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[BRUSSELS] African physicists are to receive regular reports mapping the challenges they face in education and research, with the aim of addressing them and better harnessing the subject to achieve practical development goals, a conference has heard.

The Report on the State of Physics Education and Research — which will be issued biennially — was announced by Paul Woafo, vice-president of the African Physical Society (APS) at the European Physical Society's first international conference on physics for development in Brussels, Belgium, yesterday (11 October).

Woafo told SciDev.Net that the launch date for the first report would be set at next year's meeting of the APS.

The conference has been mapping out how physicists around the world can come together to achieve practical development goals on the ground, but in Africa there is insufficient national data on the state of physics education and research.

To address this problem, the APS is supporting the establishment of national physical science associations across the continent, with the most recent ones set up in Congo and Central African Republic. Less than ten African countries have one at present, according to Woafo.

Known physics challenges in Africa include insufficient training of teachers and researchers, too few meetings of experts, and "teaching pure, fundamental physics so students cannot go beyond theoretical knowledge for practical problem-solving", Woafo said.

"A big problem in Africa now is that at least 90 per cent of physics papers [produced on the continent] are about theoretical applications — they're not dealing with problems in African countries."

This can be changed at the beginning of research projects, Woafo said, by focusing research on solving practical problems — something local governments would then also be happier to fund.

On the other hand, the number of students and publications in physics in Africa is on the rise, he said.

The conference has also seen examples of initiatives, including GREATMAT — a research group in Cameroon that develops medical equipment, such as hearing aid and incubators, adapted for tropical countries — and ANSOLE, a pan-African research network on solar energy.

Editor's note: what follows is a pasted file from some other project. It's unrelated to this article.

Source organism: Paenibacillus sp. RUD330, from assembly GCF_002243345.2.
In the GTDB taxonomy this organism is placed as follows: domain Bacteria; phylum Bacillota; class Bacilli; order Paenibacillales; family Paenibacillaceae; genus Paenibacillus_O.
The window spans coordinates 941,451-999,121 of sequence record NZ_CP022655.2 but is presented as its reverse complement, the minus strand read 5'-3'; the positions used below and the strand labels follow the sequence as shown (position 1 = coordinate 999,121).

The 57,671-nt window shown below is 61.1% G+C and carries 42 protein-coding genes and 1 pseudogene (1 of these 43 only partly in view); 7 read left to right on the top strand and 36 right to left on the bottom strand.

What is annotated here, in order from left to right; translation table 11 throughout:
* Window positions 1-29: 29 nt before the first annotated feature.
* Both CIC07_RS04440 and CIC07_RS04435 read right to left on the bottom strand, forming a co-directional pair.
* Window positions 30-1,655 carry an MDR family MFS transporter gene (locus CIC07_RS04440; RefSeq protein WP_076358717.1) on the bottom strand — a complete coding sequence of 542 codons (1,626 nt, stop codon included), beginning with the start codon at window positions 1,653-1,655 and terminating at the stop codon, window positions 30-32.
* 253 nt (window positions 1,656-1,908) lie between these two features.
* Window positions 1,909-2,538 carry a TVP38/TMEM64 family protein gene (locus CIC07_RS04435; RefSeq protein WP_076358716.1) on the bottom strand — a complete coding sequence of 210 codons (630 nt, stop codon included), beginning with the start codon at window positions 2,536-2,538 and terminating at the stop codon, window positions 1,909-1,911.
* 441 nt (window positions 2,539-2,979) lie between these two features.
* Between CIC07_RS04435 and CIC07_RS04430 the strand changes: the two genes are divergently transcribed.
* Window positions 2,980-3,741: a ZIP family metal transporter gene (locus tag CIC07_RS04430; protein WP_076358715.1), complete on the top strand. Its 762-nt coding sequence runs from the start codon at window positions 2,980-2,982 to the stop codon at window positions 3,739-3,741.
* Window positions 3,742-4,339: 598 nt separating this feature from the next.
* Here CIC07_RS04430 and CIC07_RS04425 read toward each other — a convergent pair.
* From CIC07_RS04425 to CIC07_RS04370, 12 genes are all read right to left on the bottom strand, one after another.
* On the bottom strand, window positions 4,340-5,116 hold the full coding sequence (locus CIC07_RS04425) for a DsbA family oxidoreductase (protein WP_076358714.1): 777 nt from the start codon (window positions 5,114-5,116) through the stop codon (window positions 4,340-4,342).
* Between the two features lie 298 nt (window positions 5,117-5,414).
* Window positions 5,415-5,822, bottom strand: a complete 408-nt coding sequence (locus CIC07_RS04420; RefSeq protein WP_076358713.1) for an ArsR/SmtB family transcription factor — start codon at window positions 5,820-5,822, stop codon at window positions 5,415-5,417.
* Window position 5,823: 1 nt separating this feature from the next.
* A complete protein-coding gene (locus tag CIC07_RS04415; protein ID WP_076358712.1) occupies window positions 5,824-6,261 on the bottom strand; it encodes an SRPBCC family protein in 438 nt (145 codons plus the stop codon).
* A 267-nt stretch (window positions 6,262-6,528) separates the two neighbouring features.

The new report will map such examples, and determine key challenges in both education and research by collecting data from national physical societies in Africa and other contacts from individual countries.

The report is "very important" because physics education at all levels in Africa has been going "from bad to worse", said Mulugeta Bekele, and associate professor of physics at the University of Addis Ababa, in Ethiopia.

The report would allow African countries to alleviate this problem, he said, by first identifying what the general weaknesses are and then using that list as a platform to work on "trying to get rid of the problems".

"We're [the Ethiopian Physical Society] not doing much but organising conferences," he said. "We need to find a way to work with the Ethiopian government to determine the direction we are going in to design what to do to build good education system in physics, and science, in general."

There was general support for such a report at the conference, but also strong calls for the APS to do more to promote networking among physicists in Africa.

Najeh Milki, a physicist from University of Tunis El Manar, Tunisia, said the APS is a voluntary organisation and lacks the time and money to dedicate to developing such activities as the report, and said that professionalisation of the society may help with this.